Cladding building and fire safety

Russell-Cooke obtained a Remediation Order under the Building Safety Act 2022 for cladding and building safety defects

Pauline Lam, Senior associate in the Russell-Cooke Solicitors, property litigation team.
Pauline Lam
3 min Read

In 2-4 Leigham Court Road, LON/00AY/HYI/2022/0005 & 0016, Tanfield Chambers' Robert Bowker, instructed by senior associate Pauline Lam, acted for a group of leaseholders in an application under section 123 of the Building Safety Act 2022 (BSA) against the landlord, Kedai Ltd, the freeholder. This short article by Robert Bowker and Pauline Lam is intended to shed some light on several significant features of the case.


Until just prior to the final hearing, the group of applicant leaseholders had conducted the case themselves, without any legal or other professional assistance. In many cases, applications brought by leaseholders under the BSA will follow a similar pattern; leaseholders will not have access to funding. As the decision demonstrates, when managing cases the Tribunal will, where necessary, be willing to treat applications sympathetically and with a high degree of flexibility.

Expert evidence

The respondent relied on a fire safety expert. The applicants did not instruct their own expert. As the decision demonstrates, the absence of expert evidence on the applicant’s part will not necessarily be fatal. It will not, however, be the norm.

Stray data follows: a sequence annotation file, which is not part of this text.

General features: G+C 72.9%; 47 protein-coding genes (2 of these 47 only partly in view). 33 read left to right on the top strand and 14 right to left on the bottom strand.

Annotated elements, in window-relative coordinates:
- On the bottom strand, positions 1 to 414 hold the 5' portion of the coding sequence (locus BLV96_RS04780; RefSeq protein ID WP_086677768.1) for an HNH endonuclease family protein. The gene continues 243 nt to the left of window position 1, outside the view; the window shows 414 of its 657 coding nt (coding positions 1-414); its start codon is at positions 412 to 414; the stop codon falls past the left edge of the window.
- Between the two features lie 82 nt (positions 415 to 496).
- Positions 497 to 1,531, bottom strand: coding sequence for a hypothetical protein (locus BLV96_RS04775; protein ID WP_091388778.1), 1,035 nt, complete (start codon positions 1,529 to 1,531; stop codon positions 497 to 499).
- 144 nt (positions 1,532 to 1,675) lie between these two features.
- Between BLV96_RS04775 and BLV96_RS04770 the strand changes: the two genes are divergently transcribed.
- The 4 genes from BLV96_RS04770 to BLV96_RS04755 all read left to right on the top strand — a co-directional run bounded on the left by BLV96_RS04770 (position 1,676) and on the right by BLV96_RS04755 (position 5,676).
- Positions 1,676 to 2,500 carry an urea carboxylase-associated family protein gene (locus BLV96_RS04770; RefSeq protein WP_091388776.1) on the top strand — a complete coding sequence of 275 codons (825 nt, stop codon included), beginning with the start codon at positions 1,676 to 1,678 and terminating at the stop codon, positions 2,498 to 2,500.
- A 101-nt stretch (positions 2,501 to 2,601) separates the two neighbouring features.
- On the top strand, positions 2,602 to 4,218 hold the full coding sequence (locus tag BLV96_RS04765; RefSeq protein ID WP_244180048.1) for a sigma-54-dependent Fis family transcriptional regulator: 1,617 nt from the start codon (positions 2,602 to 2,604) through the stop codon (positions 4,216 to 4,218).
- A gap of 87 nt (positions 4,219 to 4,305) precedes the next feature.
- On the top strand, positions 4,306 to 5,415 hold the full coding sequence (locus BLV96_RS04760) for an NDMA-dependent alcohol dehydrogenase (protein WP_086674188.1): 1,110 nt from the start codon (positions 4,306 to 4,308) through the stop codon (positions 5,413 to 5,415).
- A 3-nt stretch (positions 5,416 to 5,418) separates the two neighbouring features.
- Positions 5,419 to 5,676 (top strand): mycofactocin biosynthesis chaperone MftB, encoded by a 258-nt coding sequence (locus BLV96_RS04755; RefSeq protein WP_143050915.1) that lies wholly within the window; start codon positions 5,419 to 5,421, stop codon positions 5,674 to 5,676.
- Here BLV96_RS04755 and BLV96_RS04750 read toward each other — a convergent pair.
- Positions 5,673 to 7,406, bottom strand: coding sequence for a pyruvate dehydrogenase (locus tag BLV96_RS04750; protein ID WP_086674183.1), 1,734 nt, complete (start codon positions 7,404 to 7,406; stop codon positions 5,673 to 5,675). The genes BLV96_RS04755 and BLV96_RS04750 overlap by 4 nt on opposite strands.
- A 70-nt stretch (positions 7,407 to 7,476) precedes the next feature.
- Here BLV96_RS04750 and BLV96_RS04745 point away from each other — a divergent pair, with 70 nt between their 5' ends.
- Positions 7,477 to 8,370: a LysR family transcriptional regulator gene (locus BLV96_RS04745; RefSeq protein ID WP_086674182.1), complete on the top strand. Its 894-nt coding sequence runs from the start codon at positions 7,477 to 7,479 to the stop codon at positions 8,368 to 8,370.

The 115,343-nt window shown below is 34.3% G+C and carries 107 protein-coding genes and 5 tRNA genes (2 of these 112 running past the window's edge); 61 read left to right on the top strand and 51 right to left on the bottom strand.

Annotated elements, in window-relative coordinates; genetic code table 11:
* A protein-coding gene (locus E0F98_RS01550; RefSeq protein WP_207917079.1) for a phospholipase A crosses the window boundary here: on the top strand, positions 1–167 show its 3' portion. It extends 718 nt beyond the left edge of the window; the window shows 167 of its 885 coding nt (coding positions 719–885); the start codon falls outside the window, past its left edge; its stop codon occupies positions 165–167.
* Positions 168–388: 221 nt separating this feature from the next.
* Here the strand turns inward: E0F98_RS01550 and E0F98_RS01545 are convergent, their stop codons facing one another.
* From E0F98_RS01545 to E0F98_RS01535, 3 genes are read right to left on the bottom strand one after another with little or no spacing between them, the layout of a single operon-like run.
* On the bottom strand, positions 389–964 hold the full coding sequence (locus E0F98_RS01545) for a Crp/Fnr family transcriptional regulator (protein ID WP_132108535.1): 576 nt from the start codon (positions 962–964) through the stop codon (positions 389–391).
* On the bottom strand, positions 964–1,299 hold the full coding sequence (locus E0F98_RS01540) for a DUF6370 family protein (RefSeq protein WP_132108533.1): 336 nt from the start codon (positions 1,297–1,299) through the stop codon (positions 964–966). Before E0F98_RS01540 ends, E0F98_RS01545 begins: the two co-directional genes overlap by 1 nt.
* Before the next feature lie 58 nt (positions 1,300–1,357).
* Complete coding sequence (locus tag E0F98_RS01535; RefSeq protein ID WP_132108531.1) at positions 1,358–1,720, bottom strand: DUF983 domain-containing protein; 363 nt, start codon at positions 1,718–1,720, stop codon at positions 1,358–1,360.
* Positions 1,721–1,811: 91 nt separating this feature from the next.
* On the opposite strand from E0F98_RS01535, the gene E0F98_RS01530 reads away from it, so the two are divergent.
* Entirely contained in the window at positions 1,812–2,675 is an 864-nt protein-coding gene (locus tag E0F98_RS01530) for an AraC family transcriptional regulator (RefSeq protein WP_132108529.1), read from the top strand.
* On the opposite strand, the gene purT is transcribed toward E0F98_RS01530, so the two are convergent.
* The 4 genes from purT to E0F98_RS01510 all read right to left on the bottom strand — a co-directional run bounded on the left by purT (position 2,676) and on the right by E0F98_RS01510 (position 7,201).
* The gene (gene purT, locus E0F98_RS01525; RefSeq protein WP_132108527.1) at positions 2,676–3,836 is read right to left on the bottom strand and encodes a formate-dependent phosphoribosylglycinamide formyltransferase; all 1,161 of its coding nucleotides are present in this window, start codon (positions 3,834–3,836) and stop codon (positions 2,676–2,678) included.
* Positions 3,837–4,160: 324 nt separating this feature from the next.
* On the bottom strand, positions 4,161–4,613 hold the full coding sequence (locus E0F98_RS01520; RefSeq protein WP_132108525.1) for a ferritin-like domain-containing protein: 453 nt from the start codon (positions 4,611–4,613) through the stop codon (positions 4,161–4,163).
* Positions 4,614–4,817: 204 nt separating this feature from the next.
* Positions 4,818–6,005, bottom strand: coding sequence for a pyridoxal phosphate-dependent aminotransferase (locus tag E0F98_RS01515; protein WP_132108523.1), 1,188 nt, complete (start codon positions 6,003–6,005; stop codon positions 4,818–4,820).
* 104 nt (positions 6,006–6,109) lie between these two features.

Local authority

The local authority, Lambeth, applied and was joined to the application as an interested person yet played no active part in the proceedings and did not even attend the final hearing to observe, let alone participate. Although local authorities could (and arguably should) be a critical source of support and funding for leaseholders in applications for remediation orders and remediation contribution orders, they seem remarkably disinterested in remedies under the BSA. Instead, they appear committed to serving improvement notices under the Housing Act 2004 even where, as here, proceedings under the BSA were already on foot.  

Other relief

The Tribunal considered and rejected several other remedies the leaseholders sought in their statements of case when acting in person. As that part of the decision shows, the Tribunal’s jurisdiction is clearly limited to the matters dealt with in section 123. Pursuing other remedies outside the Tribunal’s jurisdiction can have an effect on any linked section 20C costs order. But, even where leaseholders raise and pursue matters outside the Tribunal’s jurisdiction, the Tribunal will be flexible so as to separate the wheat from the chaff.   


The Tribunal was flexible. Its focus was on outcome. It did not allow process, related legislation or technical matters to obstruct the core issue; applying the BSA to ensure the building is made safe.  As the Tribunal made clear, the purpose of the BSA is not to impose a costly burden on leaseholders (see paragraph 85) and is intended to protect leaseholders (see paragraph 86).


A group of leaseholders, acting in person until just prior to the final hearing, preparing its own statements of case, without its own expert evidence and without any material support from a local authority, can succeed in obtaining a remediation order. It remains to be seen whether this will embolden other groups to seek redress under section 123 (and section 124). And, perhaps more significantly, whether local authorities will start to take an interest in being an interested person.       

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